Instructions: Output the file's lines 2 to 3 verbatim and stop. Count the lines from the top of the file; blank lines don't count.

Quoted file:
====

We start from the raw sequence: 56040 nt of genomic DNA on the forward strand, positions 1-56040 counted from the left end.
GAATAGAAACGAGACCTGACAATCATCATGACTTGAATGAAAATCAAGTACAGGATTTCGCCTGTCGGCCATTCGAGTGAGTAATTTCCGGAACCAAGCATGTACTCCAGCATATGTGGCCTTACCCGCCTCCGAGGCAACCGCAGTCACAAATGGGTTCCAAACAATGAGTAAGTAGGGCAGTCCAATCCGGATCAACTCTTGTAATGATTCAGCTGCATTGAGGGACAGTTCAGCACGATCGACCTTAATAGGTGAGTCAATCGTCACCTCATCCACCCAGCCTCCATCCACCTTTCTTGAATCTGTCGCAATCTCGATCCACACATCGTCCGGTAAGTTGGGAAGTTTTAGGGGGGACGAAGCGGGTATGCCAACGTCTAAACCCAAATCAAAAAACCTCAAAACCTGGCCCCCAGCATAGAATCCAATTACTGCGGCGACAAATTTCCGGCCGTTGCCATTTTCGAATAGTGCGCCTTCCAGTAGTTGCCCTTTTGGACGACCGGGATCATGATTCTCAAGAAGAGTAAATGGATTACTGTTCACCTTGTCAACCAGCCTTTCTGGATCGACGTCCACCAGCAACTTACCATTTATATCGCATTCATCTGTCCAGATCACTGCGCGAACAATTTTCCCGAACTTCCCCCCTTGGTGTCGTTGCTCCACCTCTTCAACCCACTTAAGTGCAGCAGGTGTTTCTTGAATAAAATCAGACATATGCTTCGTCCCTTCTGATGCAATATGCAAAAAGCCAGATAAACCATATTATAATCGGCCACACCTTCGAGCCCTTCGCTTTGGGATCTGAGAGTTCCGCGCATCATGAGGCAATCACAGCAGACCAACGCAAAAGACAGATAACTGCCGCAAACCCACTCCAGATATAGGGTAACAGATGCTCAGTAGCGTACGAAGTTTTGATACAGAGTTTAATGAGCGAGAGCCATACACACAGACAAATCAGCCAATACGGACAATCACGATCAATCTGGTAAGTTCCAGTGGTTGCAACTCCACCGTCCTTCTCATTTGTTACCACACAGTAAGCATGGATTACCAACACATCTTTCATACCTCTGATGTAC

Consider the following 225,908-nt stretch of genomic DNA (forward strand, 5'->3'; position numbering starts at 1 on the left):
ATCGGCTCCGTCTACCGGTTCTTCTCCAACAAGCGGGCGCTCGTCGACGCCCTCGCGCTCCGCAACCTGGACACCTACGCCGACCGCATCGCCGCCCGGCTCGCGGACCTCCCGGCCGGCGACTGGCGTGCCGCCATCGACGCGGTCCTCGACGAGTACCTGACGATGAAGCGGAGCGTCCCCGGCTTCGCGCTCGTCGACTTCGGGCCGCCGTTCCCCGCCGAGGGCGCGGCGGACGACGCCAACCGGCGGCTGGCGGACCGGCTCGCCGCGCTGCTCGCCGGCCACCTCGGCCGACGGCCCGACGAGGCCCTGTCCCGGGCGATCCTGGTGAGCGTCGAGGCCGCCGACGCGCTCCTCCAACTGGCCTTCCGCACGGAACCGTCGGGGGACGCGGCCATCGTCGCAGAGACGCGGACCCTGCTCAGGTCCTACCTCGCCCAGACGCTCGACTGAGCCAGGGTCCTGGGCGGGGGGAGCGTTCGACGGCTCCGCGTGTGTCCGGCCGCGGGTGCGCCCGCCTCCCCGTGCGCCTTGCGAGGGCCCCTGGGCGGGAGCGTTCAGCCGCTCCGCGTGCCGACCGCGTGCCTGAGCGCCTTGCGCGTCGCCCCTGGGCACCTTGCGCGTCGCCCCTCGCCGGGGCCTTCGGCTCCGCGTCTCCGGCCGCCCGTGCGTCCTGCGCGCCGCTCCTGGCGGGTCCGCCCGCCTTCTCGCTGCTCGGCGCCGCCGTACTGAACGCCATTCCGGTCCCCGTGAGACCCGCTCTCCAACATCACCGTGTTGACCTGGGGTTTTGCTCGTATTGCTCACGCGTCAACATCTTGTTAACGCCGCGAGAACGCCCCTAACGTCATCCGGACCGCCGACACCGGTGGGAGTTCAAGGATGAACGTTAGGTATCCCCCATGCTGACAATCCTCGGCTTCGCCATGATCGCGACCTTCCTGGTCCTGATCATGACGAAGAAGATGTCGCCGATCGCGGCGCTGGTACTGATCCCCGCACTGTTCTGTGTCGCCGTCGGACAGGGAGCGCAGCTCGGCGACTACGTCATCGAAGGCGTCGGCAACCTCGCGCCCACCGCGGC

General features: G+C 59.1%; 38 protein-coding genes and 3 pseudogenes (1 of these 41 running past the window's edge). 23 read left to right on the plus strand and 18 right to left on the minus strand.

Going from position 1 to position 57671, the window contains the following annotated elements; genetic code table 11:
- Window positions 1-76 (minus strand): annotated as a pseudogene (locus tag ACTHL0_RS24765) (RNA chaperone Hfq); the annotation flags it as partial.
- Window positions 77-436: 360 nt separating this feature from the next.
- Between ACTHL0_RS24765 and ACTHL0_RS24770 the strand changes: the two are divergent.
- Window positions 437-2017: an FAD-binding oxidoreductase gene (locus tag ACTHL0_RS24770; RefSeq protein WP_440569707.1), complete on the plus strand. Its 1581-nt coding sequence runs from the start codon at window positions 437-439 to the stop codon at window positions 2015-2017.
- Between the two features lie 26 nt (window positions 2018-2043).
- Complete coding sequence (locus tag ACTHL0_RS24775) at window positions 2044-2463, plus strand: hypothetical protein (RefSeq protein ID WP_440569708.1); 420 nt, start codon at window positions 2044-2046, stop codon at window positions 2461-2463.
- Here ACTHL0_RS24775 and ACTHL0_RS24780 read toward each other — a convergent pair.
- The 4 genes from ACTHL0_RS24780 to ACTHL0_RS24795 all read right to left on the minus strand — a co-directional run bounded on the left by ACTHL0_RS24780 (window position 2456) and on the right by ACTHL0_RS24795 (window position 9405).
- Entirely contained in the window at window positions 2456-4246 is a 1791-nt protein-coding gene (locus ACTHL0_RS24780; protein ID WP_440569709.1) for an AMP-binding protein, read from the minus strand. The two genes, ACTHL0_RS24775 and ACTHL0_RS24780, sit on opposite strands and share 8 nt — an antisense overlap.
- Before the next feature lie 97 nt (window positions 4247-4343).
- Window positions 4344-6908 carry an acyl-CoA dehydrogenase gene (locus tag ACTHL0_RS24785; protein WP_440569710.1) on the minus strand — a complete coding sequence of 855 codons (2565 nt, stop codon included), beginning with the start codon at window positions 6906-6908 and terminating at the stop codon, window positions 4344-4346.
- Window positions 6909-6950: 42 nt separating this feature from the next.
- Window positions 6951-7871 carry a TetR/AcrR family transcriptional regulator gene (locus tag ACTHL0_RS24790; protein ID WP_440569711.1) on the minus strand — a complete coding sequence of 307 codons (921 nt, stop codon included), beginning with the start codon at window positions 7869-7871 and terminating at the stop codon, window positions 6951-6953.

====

GAATAGAAACGAGACCTGACAATCATCATGACTTGAATGAAAATCAAGTACAGGATTTCGCCTGTCGGCCATTCGAGTGAGTAATTTCCGGAACCAAGCATGTACTCCAGCATATGTGGCCTTACCCGCCTCCGAGGCAACCGCAGTCACAAATGGGTTCCAAACAATGAGTAAGTAGGGCAGTCCAATCCGGATCAACTCTTGTAATGATTCAGCTGCATTGAGGGACAGTTCAGCACGATCGACCTTAATAGGTGAGTCAATCGTCACCTCATCCACCCAGCCTCCATCCACCTTTCTTGAATCTGTCGCAATCTCGATCCACACATCGTCCGGTAAGTTGGGAAGTTTTAGGGGGGACGAAGCGGGTATGCCAACGTCTAAACCCAAATCAAAAAACCTCAAAACCTGGCCCCCAGCATAGAATCCAATTACTGCGGCGACAAATTTCCGGCCGTTGCCATTTTCGAATAGTGCGCCTTCCAGTAGTTGCCCTTTTGGACGACCGGGATCATGATTCTCAAGAAGAGTAAATGGATTACTGTTCACCTTGTCAACCAGCCTTTCTGGATCGACGTCCACCAGCAACTTACCATTTATATCGCATTCATCTGTCCAGATCACTGCGCGAACAATTTTCCCGAACTTCCCCCCTTGGTGTCGTTGCTCCACCTCTTCAACCCACTTAAGTGCAGCAGGTGTTTCTTGAATAAAATCAGACATATGCTTCGTCCCTTCTGATGCAATATGCAAAAAGCCAGATAAACCATATTATAATCGGCCACACCTTCGAGCCCTTCGCTTTGGGATCTGAGAGTTCCGCGCATCATGAGGCAATCACAGCAGACCAACGCAAAAGACAGATAACTGCCGCAAACCCACTCCAGATATAGGGTAACAGATGCTCAGTAGCGTACGAAGTTTTGATACAGAGTTTAATGAGCGAGAGCCATACACACAGACAAATCAGCCAATACGGACAATCACGATCAATCTGGTAAGTTCCAGTGGTTGCAACTCCACCGTCCTTCTCATTTGTTACCACACAGTAAGCATGGATTACCAACACATCTTTCATACCTCTGATGTAC

Consider the following 225,908-nt stretch of genomic DNA (forward strand, 5'->3'; position numbering starts at 1 on the left):